We took a trip to Amsterdam, our first time returning since living there for a couple of months back in 2010. We’ve only lived in our small town for six months, but it’s crazy how fast you forget the big city. I was so enthralled by the lights on the first night we arrived, and how beautiful the buildings are that line the canals.
Matt wasn’t inclined to agree with me, but for our night arrival the overall impression of Amsterdam was very different to anywhere in Italy. There was so much more light on every street, than I have ever seen in an Italian town. Amsterdamers don’t close the curtains on their living spaces, nor do stores shutter their large windows. Compared to Italy, where everyone lives behind their shutters and shades, especially the shops who, even when they are open, are very discreet with their small windows. It took us close to a month of living here to realise just how many businesses there were on our street, even a bread shop on the corner!
But now, for recommendations for my Mum when she next holidays there:
The 9 Straatjes (the 9 streets)
Nine streets between Leidsestraat and Raadhuisstraat full of cute, often specialty, shops. There’s one that specialises in toothbrushes/paste and has a toothbrush carousel in the window.
The way I could never make them, at the Pancake Bakery (Prinsengracht 191). I order them with butter and icing sugar, then add syrup from the bottles on the tables.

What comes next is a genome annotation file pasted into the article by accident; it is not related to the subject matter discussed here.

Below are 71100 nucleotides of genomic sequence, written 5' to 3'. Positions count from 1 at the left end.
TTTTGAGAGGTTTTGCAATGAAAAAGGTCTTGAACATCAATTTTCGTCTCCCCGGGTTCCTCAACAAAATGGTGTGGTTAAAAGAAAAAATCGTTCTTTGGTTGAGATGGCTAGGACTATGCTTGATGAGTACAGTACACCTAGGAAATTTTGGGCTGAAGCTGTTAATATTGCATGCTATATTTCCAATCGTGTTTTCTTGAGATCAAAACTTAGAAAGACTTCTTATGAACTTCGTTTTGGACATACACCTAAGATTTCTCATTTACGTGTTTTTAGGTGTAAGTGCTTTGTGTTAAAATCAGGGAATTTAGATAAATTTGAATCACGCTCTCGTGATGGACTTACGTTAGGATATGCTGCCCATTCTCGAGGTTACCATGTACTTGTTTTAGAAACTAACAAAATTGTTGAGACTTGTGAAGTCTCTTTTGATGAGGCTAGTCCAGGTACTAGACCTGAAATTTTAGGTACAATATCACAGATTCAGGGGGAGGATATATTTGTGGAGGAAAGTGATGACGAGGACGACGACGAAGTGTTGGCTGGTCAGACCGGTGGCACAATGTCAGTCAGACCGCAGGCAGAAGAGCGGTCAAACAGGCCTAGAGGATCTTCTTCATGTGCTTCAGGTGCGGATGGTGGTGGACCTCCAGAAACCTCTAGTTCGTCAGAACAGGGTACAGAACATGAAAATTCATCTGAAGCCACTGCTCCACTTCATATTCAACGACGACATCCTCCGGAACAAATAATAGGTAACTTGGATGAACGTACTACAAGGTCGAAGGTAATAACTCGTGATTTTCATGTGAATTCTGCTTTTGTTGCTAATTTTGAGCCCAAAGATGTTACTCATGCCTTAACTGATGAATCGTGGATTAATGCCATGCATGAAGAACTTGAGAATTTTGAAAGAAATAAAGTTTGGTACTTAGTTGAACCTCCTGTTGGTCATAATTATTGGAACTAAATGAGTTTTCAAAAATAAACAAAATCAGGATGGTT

Preferably in Vondel Park. Preferably with a proper dutch bike, or whatever you can get your hands on.
From the top floor of the city library (close to the Centraal Station). I think there is a restaurant up there, but you don’t need to go through it to access the outdoor terrace.
The Albert Cuyp Markets
In De Pijp (giant, fresh stroopwafels optional).
In any of the bruine cafes. We had particularly delicious bitterballen and goat cheese crokets at Magere Brug, a café on the corner of Nieuwe Kerkstraat and the Amstel river (over the Magere Bridge).
Buy a hot chocolate!
They will serve you warm chocomel (chocolate milk), delicious.
Canalside house museums
Museum Willet-Holthuysen (Herengracht 605) and the Museum Van Loon (Keizersgracht 672).
A canal houseboat, that is now a museum (Prinsengracht 296).
A shop full of postcards
That was visible from one of the bridges on Leidsestraat, but I can’t remember what canal it was heading down.. possibly Keizergracht? Not such great advice I’m afraid.
A Middle Eastern (Morrocan, Turkish, Lebanese, Iranian) restaurant housed in an old church (Albert Cuyp Straat 182). We didn’t eat there this time around, but it was pretty delicious those few years ago.